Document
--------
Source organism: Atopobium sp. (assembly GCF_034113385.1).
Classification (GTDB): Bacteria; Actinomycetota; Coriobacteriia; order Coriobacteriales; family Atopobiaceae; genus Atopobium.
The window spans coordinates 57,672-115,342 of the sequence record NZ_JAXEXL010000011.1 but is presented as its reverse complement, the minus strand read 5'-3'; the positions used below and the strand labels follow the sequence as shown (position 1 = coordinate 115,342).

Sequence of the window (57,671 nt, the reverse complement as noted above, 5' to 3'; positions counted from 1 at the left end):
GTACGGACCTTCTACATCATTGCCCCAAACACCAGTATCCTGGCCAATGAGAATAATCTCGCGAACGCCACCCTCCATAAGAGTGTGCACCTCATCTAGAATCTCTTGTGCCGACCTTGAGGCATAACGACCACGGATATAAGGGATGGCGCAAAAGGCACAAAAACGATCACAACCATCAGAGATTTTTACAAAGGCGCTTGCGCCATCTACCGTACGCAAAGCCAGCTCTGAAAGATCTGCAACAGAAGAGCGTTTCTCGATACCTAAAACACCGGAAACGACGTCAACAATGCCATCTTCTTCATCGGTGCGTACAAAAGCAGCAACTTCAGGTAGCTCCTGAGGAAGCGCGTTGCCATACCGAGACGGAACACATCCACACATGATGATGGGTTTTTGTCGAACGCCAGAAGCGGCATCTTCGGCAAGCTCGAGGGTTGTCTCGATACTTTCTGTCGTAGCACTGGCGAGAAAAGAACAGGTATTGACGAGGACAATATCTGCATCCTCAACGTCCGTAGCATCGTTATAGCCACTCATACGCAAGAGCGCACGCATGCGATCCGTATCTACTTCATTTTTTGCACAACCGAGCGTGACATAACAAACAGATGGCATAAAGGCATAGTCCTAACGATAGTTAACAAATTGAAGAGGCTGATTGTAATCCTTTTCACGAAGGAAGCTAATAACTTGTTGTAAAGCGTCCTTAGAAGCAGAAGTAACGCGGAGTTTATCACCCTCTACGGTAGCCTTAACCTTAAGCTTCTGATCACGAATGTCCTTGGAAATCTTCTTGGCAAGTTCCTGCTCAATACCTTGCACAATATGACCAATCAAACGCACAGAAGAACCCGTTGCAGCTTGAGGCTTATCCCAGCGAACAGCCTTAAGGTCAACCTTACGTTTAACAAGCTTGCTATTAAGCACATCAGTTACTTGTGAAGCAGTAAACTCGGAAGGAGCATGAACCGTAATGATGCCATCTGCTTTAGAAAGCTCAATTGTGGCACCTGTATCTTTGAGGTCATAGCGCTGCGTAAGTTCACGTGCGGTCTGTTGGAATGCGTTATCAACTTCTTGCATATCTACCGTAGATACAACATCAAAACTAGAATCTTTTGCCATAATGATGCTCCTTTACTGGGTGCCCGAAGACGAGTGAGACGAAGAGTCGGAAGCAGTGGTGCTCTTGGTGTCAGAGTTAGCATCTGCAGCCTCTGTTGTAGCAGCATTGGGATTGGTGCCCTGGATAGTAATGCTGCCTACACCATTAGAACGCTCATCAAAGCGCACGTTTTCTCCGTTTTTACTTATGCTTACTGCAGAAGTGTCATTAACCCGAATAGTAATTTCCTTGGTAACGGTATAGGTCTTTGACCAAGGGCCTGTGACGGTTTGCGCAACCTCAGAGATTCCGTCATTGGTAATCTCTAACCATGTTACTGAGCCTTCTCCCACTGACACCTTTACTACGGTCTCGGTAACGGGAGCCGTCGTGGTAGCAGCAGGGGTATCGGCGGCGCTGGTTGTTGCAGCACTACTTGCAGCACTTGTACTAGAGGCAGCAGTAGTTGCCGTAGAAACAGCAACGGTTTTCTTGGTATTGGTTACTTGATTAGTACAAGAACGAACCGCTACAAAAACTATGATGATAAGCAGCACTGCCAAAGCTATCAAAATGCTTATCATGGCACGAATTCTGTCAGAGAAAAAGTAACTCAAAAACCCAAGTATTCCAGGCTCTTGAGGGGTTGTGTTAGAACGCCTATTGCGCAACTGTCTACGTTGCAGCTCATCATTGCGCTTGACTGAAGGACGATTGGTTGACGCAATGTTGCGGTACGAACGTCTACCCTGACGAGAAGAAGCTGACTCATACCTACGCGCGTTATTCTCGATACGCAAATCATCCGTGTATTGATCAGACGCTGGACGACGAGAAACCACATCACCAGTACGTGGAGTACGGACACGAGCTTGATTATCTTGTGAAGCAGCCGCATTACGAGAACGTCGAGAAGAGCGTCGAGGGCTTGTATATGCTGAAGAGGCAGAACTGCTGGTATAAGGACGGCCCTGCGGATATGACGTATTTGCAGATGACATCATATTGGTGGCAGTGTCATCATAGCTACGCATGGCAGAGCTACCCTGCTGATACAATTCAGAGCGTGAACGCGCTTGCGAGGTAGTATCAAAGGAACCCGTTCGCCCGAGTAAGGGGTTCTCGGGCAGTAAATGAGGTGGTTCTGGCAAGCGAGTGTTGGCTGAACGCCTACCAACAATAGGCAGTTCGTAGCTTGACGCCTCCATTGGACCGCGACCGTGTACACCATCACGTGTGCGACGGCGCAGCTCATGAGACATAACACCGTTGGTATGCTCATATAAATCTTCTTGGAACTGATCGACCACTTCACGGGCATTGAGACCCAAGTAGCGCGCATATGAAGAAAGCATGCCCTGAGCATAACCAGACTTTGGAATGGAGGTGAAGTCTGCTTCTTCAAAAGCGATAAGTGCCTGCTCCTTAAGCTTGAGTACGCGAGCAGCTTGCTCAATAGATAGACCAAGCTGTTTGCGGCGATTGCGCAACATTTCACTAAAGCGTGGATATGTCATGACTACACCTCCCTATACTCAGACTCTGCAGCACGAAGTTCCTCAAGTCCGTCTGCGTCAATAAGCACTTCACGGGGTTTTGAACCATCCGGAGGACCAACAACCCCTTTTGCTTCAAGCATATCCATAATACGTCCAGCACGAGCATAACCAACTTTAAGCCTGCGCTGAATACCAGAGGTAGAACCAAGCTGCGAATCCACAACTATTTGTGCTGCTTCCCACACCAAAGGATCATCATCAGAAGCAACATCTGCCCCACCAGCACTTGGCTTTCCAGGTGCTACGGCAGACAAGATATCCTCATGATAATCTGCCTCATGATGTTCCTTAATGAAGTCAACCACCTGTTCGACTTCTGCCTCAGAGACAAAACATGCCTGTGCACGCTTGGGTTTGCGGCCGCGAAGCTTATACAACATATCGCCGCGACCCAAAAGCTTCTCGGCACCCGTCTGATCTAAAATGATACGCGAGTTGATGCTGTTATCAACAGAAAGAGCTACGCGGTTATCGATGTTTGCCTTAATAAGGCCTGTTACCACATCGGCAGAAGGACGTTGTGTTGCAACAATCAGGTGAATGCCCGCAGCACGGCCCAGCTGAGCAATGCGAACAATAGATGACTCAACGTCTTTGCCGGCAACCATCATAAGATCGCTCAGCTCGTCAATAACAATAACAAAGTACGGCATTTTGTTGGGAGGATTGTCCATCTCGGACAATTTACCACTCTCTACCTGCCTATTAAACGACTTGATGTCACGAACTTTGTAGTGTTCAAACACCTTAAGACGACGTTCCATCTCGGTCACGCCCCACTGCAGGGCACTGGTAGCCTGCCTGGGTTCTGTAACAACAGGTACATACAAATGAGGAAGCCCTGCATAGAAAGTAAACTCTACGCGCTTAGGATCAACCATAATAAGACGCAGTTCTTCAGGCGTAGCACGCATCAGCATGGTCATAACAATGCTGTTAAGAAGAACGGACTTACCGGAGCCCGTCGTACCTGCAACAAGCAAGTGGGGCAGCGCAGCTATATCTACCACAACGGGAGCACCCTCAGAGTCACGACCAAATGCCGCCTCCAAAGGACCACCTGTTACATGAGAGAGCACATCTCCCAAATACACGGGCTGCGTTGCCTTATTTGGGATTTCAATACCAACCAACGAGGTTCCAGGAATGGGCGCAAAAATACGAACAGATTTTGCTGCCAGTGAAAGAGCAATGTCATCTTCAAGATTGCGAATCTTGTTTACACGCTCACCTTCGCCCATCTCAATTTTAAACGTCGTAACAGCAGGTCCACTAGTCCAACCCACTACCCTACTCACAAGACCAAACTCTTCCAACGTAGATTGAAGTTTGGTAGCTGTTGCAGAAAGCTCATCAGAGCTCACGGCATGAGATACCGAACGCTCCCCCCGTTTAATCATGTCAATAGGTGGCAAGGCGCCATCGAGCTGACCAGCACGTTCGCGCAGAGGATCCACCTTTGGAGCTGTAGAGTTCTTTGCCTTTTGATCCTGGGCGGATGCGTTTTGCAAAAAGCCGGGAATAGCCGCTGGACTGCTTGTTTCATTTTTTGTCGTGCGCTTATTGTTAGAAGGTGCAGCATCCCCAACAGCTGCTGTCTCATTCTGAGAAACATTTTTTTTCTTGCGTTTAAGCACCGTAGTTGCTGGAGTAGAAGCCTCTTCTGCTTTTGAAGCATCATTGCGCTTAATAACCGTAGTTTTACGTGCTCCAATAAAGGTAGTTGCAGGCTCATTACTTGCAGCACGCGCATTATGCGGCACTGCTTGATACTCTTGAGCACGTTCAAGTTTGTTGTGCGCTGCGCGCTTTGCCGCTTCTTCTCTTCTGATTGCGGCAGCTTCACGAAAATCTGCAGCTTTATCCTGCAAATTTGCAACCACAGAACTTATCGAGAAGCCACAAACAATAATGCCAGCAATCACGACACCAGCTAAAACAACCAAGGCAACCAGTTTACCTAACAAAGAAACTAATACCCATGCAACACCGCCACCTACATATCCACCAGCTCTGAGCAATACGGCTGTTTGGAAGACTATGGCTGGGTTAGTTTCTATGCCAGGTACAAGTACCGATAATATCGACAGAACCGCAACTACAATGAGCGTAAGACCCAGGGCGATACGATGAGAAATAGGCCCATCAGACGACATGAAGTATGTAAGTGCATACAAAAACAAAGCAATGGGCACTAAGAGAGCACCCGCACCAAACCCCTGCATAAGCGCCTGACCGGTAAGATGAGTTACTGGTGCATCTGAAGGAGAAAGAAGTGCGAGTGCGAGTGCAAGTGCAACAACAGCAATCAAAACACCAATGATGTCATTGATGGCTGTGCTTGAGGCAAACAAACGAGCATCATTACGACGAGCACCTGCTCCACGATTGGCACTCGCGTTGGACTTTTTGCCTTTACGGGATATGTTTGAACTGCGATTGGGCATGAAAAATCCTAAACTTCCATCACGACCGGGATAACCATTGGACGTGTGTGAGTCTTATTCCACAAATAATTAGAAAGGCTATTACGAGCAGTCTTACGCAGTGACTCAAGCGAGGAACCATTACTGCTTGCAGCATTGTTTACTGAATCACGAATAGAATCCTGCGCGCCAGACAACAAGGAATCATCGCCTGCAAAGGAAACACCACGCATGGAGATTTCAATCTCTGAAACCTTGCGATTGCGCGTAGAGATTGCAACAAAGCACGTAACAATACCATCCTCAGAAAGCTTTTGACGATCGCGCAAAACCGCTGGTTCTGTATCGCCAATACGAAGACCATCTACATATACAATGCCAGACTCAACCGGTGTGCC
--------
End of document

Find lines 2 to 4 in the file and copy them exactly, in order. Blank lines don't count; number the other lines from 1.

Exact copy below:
Classification (GTDB): Bacteria; Actinomycetota; Coriobacteriia; order Coriobacteriales; family Atopobiaceae; genus Atopobium.
The window spans coordinates 57,672-115,342 of the sequence record NZ_JAXEXL010000011.1 but is presented as its reverse complement, the minus strand read 5'-3'; the positions used below and the strand labels follow the sequence as shown (position 1 = coordinate 115,342).

Sequence of the window (57,671 nt, the reverse complement as noted above, 5' to 3'; positions counted from 1 at the left end):